Our Judge Cynthia Boris carefully avoided any suspicious bottles labeled "Drink Me" during the writing of this review.
Our reviews of Alice In Wonderland (1933) (published February 25th, 2010), Alice In Wonderland (1951) (Blu-Ray) (published January 30th, 2011), Alice In Wonderland (1951): Unanniversary Edition (published April 8th, 2010), Alice In Wonderland (1966) (published November 24th, 2003), Alice In Wonderland (1966) (published March 8th, 2010), Alice in Wonderland (1976) (published March 11th, 2011), Alice in Wonderland (1986) (published April 4th, 2013), Alice In Wonderland (1999) (published September 23rd, 1999), Alice In Wonderland (2010) (Blu-Ray) (published June 1st, 2010), and Alice In Wonderland (1951) (published February 14th, 2004) are also available.
"Curiouser and curiouser!"
IMDb has seventeen English-language versions of Alice in Wonderland listed in their database, eight of which were made specifically for TV and one that dates back to 1903 (which I believe pre-dates TV). Several of the TV versions are blockbuster all-star events sporting a range of stars from Elsa Lanchester as the Red Queen in 1955 to Whoopi Goldberg as the Cheshire Cat in 1999. However, no adaptation beats the cast Irwin Allen assembled in 1985 for his multi-night powerhouse boasting the talents of Sammy Davis Jr., Ringo Starr, Donald O'Connor, Sid Caesar and more. Time to take a trip down the rabbit hole with Irwin Allen's Alice in Wonderland.
Facts of the Case
Bored little girl with blonde hair and a pinafore chases rabbit down a hole and ends up in a world of strange creatures, violent murderers (come on, how many people does the queen behead?) and more drug references than a weekend at Woodstock. It's classic Alice, and if Disney can pass this off as a kid's story, Irwin Allen can, too!
In the 1960s, Irwin Allen was king of sci-fi on TV. He created and helmed four hit series including Lost in Space and Voyage to the Bottom of the Sea. In the 1970s he became the Master of Disaster, producing films such as The Poseidon Adventure and The Towering Inferno. In the 1980s diversification was Allen's watchword as he produced and created a variety of projects including the family fireman drama Code Red, and the haunting TV movie The Memory of Eva Ryker. In 1985, however, Allen did something no one could have predicted—he produced a big budget, all-star version of the classic story Alice in Wonderland. While many people see this as a low point in Allen's career, there's just too much of the man himself in the project to dismiss it so lightly. It was his second-to-last project before his death in 1991 and a much better final note than the courtroom drama Outrage which was his last official project.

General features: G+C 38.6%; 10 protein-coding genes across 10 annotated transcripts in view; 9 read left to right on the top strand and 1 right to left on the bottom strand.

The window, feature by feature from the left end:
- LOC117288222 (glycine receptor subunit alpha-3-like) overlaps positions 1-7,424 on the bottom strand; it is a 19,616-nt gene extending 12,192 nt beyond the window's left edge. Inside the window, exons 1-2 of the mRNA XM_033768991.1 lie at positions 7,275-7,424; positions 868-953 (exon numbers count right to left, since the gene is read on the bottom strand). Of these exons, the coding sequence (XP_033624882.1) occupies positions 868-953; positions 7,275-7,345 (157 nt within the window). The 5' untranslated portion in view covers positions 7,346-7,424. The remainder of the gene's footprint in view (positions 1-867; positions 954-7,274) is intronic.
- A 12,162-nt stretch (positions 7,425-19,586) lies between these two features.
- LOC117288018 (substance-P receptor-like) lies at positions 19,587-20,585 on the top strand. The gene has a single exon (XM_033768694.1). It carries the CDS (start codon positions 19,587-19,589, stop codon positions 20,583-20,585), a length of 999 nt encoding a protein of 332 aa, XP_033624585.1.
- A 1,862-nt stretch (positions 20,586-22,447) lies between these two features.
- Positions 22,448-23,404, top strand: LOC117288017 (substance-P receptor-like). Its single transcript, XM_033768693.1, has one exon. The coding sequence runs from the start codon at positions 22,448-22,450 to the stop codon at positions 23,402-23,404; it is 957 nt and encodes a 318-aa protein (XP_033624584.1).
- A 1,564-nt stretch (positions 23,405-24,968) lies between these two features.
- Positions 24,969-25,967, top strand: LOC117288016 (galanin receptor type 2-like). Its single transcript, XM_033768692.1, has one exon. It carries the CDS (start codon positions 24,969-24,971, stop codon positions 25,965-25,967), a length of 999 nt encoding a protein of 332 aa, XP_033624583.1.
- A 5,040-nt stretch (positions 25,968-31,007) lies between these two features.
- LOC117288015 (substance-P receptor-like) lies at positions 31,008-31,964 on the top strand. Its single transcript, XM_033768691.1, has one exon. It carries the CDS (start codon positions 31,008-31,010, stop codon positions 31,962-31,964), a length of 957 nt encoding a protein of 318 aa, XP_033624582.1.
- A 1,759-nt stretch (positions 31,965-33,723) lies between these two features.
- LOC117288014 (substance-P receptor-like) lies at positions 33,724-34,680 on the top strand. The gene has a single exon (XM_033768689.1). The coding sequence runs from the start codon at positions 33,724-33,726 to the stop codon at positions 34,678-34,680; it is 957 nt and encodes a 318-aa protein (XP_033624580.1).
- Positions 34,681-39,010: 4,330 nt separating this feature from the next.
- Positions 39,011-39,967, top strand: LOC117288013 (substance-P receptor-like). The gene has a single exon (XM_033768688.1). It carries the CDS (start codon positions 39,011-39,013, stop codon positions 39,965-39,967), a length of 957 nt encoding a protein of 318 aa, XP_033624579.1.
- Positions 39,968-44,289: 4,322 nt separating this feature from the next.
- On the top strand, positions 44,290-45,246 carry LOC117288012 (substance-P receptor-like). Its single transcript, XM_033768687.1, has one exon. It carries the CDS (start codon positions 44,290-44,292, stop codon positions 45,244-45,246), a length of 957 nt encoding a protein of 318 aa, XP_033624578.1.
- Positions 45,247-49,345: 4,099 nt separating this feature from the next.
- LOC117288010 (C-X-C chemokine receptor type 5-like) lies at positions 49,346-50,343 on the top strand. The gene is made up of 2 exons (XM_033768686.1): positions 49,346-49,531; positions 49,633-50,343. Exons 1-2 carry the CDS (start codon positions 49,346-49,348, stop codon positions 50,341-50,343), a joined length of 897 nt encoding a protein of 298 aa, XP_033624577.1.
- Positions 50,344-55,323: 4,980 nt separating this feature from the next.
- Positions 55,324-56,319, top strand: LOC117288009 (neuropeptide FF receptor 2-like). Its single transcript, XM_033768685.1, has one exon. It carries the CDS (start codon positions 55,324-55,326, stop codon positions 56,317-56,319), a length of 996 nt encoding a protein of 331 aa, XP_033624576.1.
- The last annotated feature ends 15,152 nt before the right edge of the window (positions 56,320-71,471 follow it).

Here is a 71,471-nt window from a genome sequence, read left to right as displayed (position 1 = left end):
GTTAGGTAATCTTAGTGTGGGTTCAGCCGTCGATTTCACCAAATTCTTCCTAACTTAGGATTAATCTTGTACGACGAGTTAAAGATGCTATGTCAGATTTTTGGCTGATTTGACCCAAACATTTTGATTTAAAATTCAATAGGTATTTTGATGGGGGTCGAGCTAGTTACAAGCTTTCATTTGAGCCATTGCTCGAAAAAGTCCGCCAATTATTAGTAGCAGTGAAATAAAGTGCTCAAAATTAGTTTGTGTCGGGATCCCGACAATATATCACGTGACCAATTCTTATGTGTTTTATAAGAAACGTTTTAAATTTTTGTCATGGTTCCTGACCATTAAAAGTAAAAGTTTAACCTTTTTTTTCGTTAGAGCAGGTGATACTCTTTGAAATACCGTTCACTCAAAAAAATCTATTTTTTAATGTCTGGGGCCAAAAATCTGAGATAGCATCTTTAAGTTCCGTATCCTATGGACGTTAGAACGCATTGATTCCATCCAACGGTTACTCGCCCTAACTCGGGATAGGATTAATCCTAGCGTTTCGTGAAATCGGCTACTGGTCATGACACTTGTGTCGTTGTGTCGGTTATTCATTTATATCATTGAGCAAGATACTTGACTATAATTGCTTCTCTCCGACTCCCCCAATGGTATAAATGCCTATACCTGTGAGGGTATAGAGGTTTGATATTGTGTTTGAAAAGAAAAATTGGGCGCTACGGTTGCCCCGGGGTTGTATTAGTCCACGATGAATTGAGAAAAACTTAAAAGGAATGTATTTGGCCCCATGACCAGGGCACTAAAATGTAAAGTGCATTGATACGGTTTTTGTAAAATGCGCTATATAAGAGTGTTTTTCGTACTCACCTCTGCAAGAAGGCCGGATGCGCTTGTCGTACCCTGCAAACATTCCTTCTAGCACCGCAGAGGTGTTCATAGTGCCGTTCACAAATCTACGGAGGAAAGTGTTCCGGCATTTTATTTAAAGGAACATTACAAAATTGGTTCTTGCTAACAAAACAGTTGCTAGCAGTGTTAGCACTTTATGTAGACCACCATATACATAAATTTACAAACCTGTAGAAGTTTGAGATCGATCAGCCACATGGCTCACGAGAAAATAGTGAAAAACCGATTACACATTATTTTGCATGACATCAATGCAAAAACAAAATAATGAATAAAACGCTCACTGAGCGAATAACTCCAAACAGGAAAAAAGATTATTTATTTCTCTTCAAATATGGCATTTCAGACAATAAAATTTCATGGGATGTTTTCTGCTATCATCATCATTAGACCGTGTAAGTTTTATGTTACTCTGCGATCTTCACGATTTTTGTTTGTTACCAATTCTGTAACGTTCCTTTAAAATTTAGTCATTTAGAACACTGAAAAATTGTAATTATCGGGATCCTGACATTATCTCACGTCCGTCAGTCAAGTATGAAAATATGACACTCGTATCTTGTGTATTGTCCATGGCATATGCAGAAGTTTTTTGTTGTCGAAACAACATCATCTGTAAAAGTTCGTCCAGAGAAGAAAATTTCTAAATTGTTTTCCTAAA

Now anyone who's ever read my reviews knows that I'm a huge fan of Irwin Allen, and personally, I find this project befitting of his talents. Like his blockbuster disaster films, Alice in Wonderland is filled with the best Hollywood has to offer, and I'm not talking about Scott Baio as Pat the Guinea Pig. I'm talking about Sid Caesar and Imogene Coca, Steve Allen and Jayne Meadows. Did I hear you just say, "who?" Shame on you! Okay, how about Sammy Davis Jr. as the caterpillar, Roddy McDowall as the March Hare, and Ringo Starr as the Mock Turtle. There are more than thirty name stars in this production, most of whom have roots that go back to the Golden Age of Television—where else are you going to see that kind of talent all in one place?
For those of you who are fans of Allen's sci-fi series, you'll find plenty of fan winks, too. The colors, costumes and sets are all classic Allen fantasy style and if you look closely you'll see some familiar faces such as Don Matheson (Land of the Giants) and Patrick Culliton (Voyage to the Bottom of the Sea).
The DVD itself is about as basic as you can get. The video and sound quality are very good but there are no extras and nothing fancy about the packaging.
The Rebuttal Witnesses
Irwin Allen's Alice in Wonderland sticks very close to the original book by Lewis Carroll, and that, in my opinion, is its major downfall. The movie is slow moving at times and gets bogged down in Carroll's nonsense prose, much of which could have been cut and never missed.
Casting-wise, I object to what was an obvious attempt to promote CBS's TV shows by miscasting John Stamos (coming off the short lived CBS series Dreams) and Donna Mills, and, oh my, Telly Savalas (Kojak) as the Cheshire Cat.
This version of the story is also a musical and even though the music was written by the brilliant Steve Allen, most of it falls flat here. I don't know why. It's just not melodic or memorable in a Disney / Phil Collins sort of way.
Kids' movie? Maybe. Your child might find it interesting in its wackiness but I doubt they'd sit through the whole movie without once hitting the fast forward button.
Grown up movie? Maybe. If you're a fan of the Golden Age of Television, you should definitely check this out. There are performances here that are not to be missed, Sammy Davis Jr. for one, and the entire tea party scene with Anthony Newley, Roddy McDowall, and Arte Johnson is a real gem.
Irwin Allen fan? You have to own it. It's part of the master's volume of work and you'll love seeing the litany of familiar names in the credits including director Harry Harris and costumes by the unparalleled Paul Z.
By royal decree, Alice in Wonderland should be seen by everyone in the kingdom. If anyone scoffs, then off with their heads! The Queen has spoken!
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